Brands want to feel the love, especially from Millennials. Among the most challenging aspects of marketing and branding efforts today is ascertaining if, and exactly how, a brand is connecting with its consumers and how healthy this attachment is for long-term consumer affection. With today's biggest focus by both agencies and media companies on Millennials, there's more need than ever to understand more about their preferences, the connectors that bind this demographic to a brand and what the long-term prospects and opportunities are for brands to more closely connect with this group.
Katerina Sudit, Managing Partner, Executive Lead at Mindshare, believes that the biggest challenge to brands today is the "commoditization of established brands," especially for Millennials, because "the importance of the brand for Millennials is paramount." She notes that it is vital for large brands to connect with the consumer, as in "what is it you are doing for them, not what it is you are selling to them. It is not just about the message," she says. "It is about the value-based engagement plan."
From agencies to media companies, it's clear that Millennials in particular must experience a brand attachment that speaks personally to them. Mary Kate Callen, Senior Director, Velocity Culture and Creative Insights, Viacom, found through her research that Millennials value authenticity and have a stronger sense of relationship. "Will brands take this to the next level of what being a person really is?" she asks. "(Millennials) have complex, dimensionalized values and that is a difficult thing for brands to nail."
How can advertisers be sure that their brands are connecting with Millennials? "We know most purchase decisions are emotionally based," says Gary Reisman, CEO of LEAP Media Investments, whose company has a patented process that tags thousands of individuals to form audiences with levels of emotional attachment to hundreds of brands and media properties to maximize advanced TV planning and buying. "That means brands with whom we have the strongest bond -- whose features and benefits, and values, resonate most with us -- will win at check out three out of four times."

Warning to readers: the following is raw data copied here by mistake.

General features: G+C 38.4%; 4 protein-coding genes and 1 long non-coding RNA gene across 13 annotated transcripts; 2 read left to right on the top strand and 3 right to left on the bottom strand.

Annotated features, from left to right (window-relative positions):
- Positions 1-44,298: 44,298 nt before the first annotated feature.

The higher the emotional attachment to a brand, the less willing a consumer is to give up the brand; the greater the attention paid to messages from that brand, the greater the advocacy on social media and the higher the sales. "Every brand has its own business plan and strategic needs," notes Reisman. "LEAP has developed audiences across 25 categories that allow marketers to target consumers based on the level of emotional attachment they have to some 400 brands."
One clear winner among Millennials, according to LEAP, is Amazon, which has the greatest emotional attachment by both men and women. Other brands in the top ten include Netflix (although it is stronger among women than men), Microsoft Office and Windows, YouTube, Visa, iPhone and Apple. Differences are revealing: Women are more highly attached to Target and Facebook while men are more highly attached to Samsung.
"The marketers we work with who leverage the LEAP Enthusiasts audiences really find they're stimulating immediate sales and social sharing, which is so important in today's media marketplace," says Reisman. "They're also able to target what we call the 'Conquests audiences,' which are moderately attached to the brand but help further solidify brand attachment and gain market share."
So, in this era of fragmentation and increased competition, the advantage of a strong emotional attachment to a consumer can't be understated. Millennials, with their own unique attractions to specific brands, will be dictating the purchasing patterns and brand affiliations of the future. Smart and strategic brands will focus on emotional attachment as a way to insure future growth and loyalty among these pivotal consumers.
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